Balls's surplus pledge leaves Labour with room to borrow to invest

Unlike Osborne's budget surplus pledge, Balls's only applies to current spending, leaving open the option of borrowing to fund infrastructure.

In his speech tomorrow at the Fabian Society conference, Ed Balls will commit Labour to achieving a current budget surplus in the next parliament. He will say:

I am today announcing a binding fiscal commitment. The next Labour government will balance the books and deliver a surplus on the current budget and falling national debt in the next Parliament. So my message to my party and the country is this: where this government has failed, we will finish the job.

We will abolish the discredited idea of rolling five year targets and legislate for our tough fiscal rules within 12 months of the general election. Tough fiscal rules which will be independently audited by the Office for Budget Responsibility.

We will get the current budget into surplus as soon as possible in the next Parliament. How fast we can go will depend on the state of the economy and public finances we inherit.

At first sight, this might appear identical to the recent pledge by George Osborne to run a surplus by the end of the next parliament (in 2018-19 at present). But there is one crucial difference. While Osborne's promise applies to total government spending, Balls's only applies to current spending (day-to-day spending on public services, for instance teachers' salaries and hospital drugs). This leaves open the option of Labour borrowing to fund additional capital spending (investment in assets such as housing and roads). A Balls source told me tonight that the party would wait until closer to the election, when economic circumstances are clearer, before deciding whether to do so.

As Balls said in my recent interview with him, "In the speech I gave at Reuters in the summer, I said, and Ed and I both said, that’s a decision we should make much closer to the election when we’ve got more information about what the state of the economy is going to be. So we’ve been very clear, no more borrowing for day-to-day spending, but on the capital side that’s something that we’re going to continue to look at. I’m not going to rule it out, but I’m also not going to say now that it’s definitely the right thing to do."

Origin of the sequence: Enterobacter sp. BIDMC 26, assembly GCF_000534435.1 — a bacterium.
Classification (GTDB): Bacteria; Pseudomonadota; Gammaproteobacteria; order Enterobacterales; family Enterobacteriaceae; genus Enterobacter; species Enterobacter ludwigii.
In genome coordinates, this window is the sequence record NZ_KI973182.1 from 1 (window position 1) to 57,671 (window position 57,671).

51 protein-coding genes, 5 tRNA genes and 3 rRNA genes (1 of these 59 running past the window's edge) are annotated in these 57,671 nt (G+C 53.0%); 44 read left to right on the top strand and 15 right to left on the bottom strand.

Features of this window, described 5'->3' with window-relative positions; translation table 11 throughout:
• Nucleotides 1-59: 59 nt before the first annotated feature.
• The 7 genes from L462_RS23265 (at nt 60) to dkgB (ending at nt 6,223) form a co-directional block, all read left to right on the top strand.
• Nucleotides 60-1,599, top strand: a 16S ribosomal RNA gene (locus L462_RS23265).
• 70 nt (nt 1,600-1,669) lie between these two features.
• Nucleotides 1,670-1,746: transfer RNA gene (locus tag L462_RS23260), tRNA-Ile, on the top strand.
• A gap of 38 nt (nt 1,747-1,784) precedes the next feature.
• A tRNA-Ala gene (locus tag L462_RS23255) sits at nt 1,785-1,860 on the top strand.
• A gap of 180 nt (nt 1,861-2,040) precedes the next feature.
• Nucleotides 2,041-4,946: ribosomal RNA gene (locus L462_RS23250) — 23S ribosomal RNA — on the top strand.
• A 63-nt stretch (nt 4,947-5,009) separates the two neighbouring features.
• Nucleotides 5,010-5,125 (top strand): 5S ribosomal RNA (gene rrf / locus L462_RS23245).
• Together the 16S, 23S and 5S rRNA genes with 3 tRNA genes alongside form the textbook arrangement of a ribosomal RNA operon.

In adopting this stance, Balls has revived the "golden rule" favoured by his mentor Gordon Brown, which stated that "over the economic cycle the government will borrow only to invest and that current spending will be met from taxation" (or, in these austere times, from cuts elsewhere. The big question for Labour is what balance the party will adopt betwen tax rises and cuts).

This is undoubtedly the right policy decision but expect the Tories to respond by declaring that it destroys Labour's ostensible commitment to fiscal responsibility by creating the possibility of "more borrowing". Labour sources are keen to point out that the accompanying pledge to reduce the national debt as a share of GDP means that the party won't be able to ramp up capital spending to unsustainable levels but the onus will be on it to make the case for investment if it chooses to borrow. Polls show that a majority of voters are in favour of borrowing more to fund spending in areas such as housing but, for fear of being portrayed as profligate, Labour has yet to win this argument with the Tories.

While it's Balls's surplus pledge that will dominate discussion tonight, I'm told that the speech will not be solely focused on the deficit and will include more on the reshaped economy promised by Ed Miliband in his speech last week; there will be one new unbriefed announcement.

P.S. If you're going along to the Fabian conference, I'll be speaking at 1:45pm on "who will win in 2015?"

Ed Balls speaks at the Labour conference in Brighton last year. Photograph: Getty Images.

George Eaton is political editor of the New Statesman.

Photo: Getty
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Like it or hate it, it doesn't matter: Brexit is happening, and we've got to make a success of it

It's time to stop complaining and start campaigning, says Stella Creasy.